Recently I reached a major milestone, a first author publication. The importance of authorship on any paper is supposed to validate hard work, among other things. I would argue that hard work and authorship are not always correlated. But still, this often kickstarts one's career. What is education or training without experience? I must admit, I was rather cynical about the writing process, but I still count this is a major victory. I'm excited to share something I've been working on for the last several years. I'm also excited to see where this can possible take me, but that's still TBD.
This publication (Species specific biomass drives macroalgal benthic primary production on temperate rocky reefs) was published in the open source journal Algae in September 2020. Which means you can access it for here for free: DOI (Direct Object Identifier). Or simply click on the download button below (hint: open in a new tab).
tl;dr in a kelp forest, big algae are more abundant over all, and produce more oxygen
Synopsis: In short, we wanted to try and understand how much oxygen large algae produce. "Macroalgae" is a broad term, encompassing almost every alga you can see with the naked eye, from the giant kelp (Macrocystis pyrifera) to spindly strands of filaments. A lot of work has been done to understand processes in and related to giant kelp, and other "canopy forming" species (e.g. bull kelp). But few studies have gone deeper into the kelp forest to study the algae that live closer to the benthos (on the bottom).
First, in three kelp forests (Monterey, San Diego, Campo Kennedy) we identified the macroalgae that made up the majority of the biomass (i.e. the total mass) in a given area. We then counted and weighed a subset of these algae, and brought them back to the laboratory to conduct an experiment to test photosynthesis vs. irradiance. In other words, how much oxygen is produced at different light levels. Interesting, we found that certain types of macroalgae are more productive than others (they produce more oxygen overall), and that often these macroalgae make up the majority of the biomass. While we weren't necessarily expecting these results, in hindsight this is actually pretty exciting. Kelp forests are not all that different from forests on land after all; just like shorter trees and shrubs on land, macroalgae are both refuges and hunting grounds for many organisms. Regardless of productivity, macroalgae serve important rolls in kelp forests, and without them our world would look very different. In summary, algae are always interesting.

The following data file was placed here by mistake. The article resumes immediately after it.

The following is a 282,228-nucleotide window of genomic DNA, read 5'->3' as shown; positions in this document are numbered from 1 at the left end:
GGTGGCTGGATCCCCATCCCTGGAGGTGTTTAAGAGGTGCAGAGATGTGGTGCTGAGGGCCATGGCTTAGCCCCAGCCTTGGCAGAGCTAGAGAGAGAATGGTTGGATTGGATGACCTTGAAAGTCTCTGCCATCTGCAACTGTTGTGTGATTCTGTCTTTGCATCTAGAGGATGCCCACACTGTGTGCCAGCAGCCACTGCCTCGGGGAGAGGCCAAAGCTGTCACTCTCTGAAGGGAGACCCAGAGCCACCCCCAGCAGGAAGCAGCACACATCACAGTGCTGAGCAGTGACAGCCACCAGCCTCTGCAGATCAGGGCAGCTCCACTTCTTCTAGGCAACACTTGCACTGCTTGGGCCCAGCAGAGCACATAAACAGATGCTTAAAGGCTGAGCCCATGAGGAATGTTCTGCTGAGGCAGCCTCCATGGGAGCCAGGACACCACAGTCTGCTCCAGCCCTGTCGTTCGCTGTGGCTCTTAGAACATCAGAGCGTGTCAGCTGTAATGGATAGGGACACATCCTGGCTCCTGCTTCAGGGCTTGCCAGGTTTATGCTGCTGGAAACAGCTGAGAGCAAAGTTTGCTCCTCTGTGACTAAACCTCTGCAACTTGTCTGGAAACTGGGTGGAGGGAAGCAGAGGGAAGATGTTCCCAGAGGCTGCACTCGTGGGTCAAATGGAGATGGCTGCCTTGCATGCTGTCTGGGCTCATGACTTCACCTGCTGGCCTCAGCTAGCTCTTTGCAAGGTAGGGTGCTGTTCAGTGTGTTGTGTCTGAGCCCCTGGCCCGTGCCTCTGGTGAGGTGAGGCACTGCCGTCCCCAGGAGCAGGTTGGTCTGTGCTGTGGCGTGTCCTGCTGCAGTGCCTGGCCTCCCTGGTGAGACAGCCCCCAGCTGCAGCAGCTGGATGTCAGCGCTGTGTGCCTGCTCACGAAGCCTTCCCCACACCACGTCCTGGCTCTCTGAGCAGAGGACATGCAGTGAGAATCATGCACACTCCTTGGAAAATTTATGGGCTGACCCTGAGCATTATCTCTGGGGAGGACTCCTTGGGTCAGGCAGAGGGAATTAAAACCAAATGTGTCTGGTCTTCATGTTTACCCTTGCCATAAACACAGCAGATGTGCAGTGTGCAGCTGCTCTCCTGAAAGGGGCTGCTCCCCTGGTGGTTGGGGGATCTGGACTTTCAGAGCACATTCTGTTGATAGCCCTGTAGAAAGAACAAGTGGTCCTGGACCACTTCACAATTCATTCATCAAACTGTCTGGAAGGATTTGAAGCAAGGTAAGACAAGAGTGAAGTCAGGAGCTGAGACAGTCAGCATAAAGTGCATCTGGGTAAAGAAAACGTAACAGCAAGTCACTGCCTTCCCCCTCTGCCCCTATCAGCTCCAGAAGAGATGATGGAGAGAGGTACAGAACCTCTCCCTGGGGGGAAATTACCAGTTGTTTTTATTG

I have a whole host of people to thank, all of which are acknowledgement section of the paper. Science is meant to be collaborative, and there's no way I could have done it alone. Thank you to everyone who helped me along the way, in and out of the water. This is for you as much as me.
Most of the the code I used for the analysis and figures can be found in this Github repository. Please don't hesitate to reach out if you have any questions, comments, concerns, or access issues!
Baron von Urchin
Pike Spector is currently a Research Operations Specialist with Channel Islands National Marine Sanctuary